Update: Zoom also uses AWS, Amazon told DCD.
Zoom, the video conference application which has taken the world by storm during the Covid-19 lockdown, has picked Oracle for its cloud infrastructure.
The enterprise software vendor is a surprising choice for Zoom, with Oracle cloud having a much smaller presence than Amazon, Microsoft and Google, but two weeks ago Oracle founder and CTO Larry Ellison heaped praise on the conferencing service, calling it an "essential service."
When large parts of the world were given the order to stay at home to limit the spread of the Covid-19 virus, Zoom Video Communications usage shot to 300 million daily users, and the company started looking for extra capacity in a hurry.
Zoom put hundreds of thousands of Zoom participants onto the Oracle Cloud within hours of deployment, and now has millions of simultaneous meeting participants on the service, requiring more than seven petabytes of data transfer every day (roughly equivalent to 93 years of HD video).
“We explored multiple platforms, and Oracle Cloud Infrastructure was instrumental in helping us quickly scale our capacity and meet the needs of our new users,” said Zoom CEO Eric S. Yuan. “We chose Oracle Cloud Infrastructure because of its industry-leading security, outstanding performance, and unmatched level of support.”
Another factor worth mentioning is that Microsoft Teams and Google's Hangouts both compete with Zoom.
But why Oracle?
Not everyone saw the choice as so obvious. Synergy Research described Oracle as a "niche player" in a February release which showed it as lagging behind IBM, Alibaba and Tencent as well as the three leaders in public cloud, AWS, Microsoft, and Google.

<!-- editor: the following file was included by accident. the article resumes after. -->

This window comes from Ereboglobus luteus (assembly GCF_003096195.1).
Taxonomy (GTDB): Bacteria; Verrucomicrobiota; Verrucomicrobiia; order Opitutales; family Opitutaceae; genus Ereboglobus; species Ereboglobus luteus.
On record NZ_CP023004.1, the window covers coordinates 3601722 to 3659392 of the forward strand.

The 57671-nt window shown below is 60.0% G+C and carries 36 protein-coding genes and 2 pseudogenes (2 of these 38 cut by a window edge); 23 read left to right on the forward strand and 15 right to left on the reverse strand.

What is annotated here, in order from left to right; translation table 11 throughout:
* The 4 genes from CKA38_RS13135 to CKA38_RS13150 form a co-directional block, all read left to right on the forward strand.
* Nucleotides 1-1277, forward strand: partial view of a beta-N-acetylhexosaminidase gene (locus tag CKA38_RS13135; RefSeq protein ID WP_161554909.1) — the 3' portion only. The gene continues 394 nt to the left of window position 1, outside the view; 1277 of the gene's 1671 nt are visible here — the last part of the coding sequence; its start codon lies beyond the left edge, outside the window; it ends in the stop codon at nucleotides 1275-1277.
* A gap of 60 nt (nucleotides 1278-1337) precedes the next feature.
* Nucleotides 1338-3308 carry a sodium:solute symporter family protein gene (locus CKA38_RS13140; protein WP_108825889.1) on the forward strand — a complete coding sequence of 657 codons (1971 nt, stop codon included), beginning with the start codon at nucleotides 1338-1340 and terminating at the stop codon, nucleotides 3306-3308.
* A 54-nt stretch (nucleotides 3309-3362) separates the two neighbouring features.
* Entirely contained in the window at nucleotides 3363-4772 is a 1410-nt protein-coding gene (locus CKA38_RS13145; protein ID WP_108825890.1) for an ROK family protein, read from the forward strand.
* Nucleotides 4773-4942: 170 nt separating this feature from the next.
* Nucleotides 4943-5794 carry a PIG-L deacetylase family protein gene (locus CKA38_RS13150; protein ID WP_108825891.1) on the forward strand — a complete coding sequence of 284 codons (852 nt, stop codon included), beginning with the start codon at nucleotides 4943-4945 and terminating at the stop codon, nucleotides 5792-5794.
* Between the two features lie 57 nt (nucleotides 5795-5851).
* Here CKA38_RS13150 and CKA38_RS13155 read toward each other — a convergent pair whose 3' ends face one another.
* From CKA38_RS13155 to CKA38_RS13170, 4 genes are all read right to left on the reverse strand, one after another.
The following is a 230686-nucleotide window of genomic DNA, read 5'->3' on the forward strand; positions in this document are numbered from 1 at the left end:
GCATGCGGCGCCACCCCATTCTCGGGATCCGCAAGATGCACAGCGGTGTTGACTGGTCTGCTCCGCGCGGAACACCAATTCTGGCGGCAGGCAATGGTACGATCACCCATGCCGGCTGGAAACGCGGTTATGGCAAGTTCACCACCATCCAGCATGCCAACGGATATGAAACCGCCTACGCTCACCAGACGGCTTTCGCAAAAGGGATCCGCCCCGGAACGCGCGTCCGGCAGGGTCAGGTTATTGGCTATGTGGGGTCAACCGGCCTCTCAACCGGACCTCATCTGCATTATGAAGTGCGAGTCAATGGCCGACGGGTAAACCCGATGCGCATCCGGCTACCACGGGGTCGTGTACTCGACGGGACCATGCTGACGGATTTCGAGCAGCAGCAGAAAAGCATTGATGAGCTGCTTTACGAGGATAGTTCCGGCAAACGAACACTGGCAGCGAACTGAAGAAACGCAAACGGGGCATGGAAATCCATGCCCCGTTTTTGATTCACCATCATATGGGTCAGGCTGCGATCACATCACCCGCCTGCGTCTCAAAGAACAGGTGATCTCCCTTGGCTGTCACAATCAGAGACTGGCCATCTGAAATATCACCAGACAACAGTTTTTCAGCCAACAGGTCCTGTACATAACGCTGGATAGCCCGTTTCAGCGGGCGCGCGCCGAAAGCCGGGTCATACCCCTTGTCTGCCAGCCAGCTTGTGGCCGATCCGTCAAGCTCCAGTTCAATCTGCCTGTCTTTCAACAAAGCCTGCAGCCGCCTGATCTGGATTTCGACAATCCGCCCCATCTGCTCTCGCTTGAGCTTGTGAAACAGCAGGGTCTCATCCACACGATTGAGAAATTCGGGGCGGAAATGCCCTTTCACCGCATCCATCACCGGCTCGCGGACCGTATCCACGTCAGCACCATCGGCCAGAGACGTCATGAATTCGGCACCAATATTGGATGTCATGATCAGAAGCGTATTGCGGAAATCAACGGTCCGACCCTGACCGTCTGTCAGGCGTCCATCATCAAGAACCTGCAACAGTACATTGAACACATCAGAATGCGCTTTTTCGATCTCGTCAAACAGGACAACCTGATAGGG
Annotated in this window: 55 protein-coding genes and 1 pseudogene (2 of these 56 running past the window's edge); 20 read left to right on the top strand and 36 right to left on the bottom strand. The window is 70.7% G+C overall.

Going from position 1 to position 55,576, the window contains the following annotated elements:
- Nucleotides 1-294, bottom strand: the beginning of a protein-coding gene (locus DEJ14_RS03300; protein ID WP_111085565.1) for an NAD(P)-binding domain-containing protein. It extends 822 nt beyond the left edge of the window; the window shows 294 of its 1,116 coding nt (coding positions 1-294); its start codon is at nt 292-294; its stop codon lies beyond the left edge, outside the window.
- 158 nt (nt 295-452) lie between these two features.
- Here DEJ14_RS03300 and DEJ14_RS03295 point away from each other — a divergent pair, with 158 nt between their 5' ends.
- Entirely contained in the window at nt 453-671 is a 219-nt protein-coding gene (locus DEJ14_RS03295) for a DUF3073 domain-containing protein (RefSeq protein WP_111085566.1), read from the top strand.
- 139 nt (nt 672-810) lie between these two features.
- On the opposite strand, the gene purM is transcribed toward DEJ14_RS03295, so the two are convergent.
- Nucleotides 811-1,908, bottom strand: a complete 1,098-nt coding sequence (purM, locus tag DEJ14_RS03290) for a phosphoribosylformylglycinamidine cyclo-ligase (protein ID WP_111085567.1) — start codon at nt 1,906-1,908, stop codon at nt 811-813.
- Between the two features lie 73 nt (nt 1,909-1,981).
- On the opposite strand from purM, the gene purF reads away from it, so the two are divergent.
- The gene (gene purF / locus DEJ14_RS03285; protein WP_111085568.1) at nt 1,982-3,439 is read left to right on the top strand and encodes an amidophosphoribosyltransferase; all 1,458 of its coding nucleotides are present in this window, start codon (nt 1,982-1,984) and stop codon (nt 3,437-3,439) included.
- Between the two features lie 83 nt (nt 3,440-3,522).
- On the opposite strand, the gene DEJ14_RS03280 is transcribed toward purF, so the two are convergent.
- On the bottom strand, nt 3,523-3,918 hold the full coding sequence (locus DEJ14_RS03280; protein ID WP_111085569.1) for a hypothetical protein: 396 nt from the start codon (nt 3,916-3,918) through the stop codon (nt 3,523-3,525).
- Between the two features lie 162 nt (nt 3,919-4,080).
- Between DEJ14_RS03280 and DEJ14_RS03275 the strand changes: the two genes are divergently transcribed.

One theory is that tying up with Oracle would endear Zoom to the big enterprise customers who might see it as an upstart more suited to smaller businesses and consumers, with well-publicized shortcomings in security. "Zoom needs to prove to enterprises that they are able to handle scale and data security needed to beyond what SMBs typically require," Brent Leary, founder at CRM Essentials, told TechCrunch.
Another factor may be price, with Oracle likely to have made a very strong offer to get business from a high-profile client which is currently riding high. Unlike Microsoft and Google, the company also does not compete with Zoom.
There has very likely been plenty of negotiations behind the scenes. Today's announcement certainly makes sense of a video published two weeks ago, in which Oracle founder and CTO Larry Ellison makes an apparently-unsolicited testimonial to the service.
"Zoom has become an essential service for Oracle, for companies in the United States, and companies around the world. It’s allowed the economy to continue to function, even though we are facing a Covid-19 pandemic," said Ellison, explaining that the service "allowed us to continue doing engineering and continue to do customer support, and continue to do sales, even though we are still working at home."
Looking forward, he said: "The way we work will never again be the same. We will now meet not just face to face. We’ll meet sometimes face to face, and sometimes digitally by Zoom."